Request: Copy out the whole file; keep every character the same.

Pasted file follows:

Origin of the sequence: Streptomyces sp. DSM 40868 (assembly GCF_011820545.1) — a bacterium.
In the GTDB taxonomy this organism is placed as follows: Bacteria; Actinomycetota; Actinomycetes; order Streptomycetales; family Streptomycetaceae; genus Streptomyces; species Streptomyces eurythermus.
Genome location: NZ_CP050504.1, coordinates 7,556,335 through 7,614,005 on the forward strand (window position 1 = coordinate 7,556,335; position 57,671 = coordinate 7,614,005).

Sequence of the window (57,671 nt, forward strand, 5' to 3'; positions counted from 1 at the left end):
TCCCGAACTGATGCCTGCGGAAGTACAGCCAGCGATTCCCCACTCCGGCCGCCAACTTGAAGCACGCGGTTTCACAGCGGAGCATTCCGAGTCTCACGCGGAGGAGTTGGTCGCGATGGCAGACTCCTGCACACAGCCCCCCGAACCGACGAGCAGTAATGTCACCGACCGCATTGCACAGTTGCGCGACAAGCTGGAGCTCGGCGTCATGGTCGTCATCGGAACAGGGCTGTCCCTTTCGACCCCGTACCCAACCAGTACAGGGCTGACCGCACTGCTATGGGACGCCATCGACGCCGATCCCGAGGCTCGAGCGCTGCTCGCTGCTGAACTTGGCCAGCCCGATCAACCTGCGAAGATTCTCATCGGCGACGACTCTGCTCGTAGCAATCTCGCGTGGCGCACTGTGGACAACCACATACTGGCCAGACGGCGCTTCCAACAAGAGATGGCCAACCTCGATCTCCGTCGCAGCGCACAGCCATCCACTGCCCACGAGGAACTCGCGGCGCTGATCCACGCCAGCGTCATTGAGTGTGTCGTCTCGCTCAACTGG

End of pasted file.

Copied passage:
Origin of the sequence: Streptomyces sp. DSM 40868 (assembly GCF_011820545.1) — a bacterium.
In the GTDB taxonomy this organism is placed as follows: Bacteria; Actinomycetota; Actinomycetes; order Streptomycetales; family Streptomycetaceae; genus Streptomyces; species Streptomyces eurythermus.
Genome location: NZ_CP050504.1, coordinates 7,556,335 through 7,614,005 on the forward strand (window position 1 = coordinate 7,556,335; position 57,671 = coordinate 7,614,005).

Sequence of the window (57,671 nt, forward strand, 5' to 3'; positions counted from 1 at the left end):
TCCCGAACTGATGCCTGCGGAAGTACAGCCAGCGATTCCCCACTCCGGCCGCCAACTTGAAGCACGCGGTTTCACAGCGGAGCATTCCGAGTCTCACGCGGAGGAGTTGGTCGCGATGGCAGACTCCTGCACACAGCCCCCCGAACCGACGAGCAGTAATGTCACCGACCGCATTGCACAGTTGCGCGACAAGCTGGAGCTCGGCGTCATGGTCGTCATCGGAACAGGGCTGTCCCTTTCGACCCCGTACCCAACCAGTACAGGGCTGACCGCACTGCTATGGGACGCCATCGACGCCGATCCCGAGGCTCGAGCGCTGCTCGCTGCTGAACTTGGCCAGCCCGATCAACCTGCGAAGATTCTCATCGGCGACGACTCTGCTCGTAGCAATCTCGCGTGGCGCACTGTGGACAACCACATACTGGCCAGACGGCGCTTCCAACAAGAGATGGCCAACCTCGATCTCCGTCGCAGCGCACAGCCATCCACTGCCCACGAGGAACTCGCGGCGCTGATCCACGCCAGCGTCATTGAGTGTGTCGTCTCGCTCAACTGG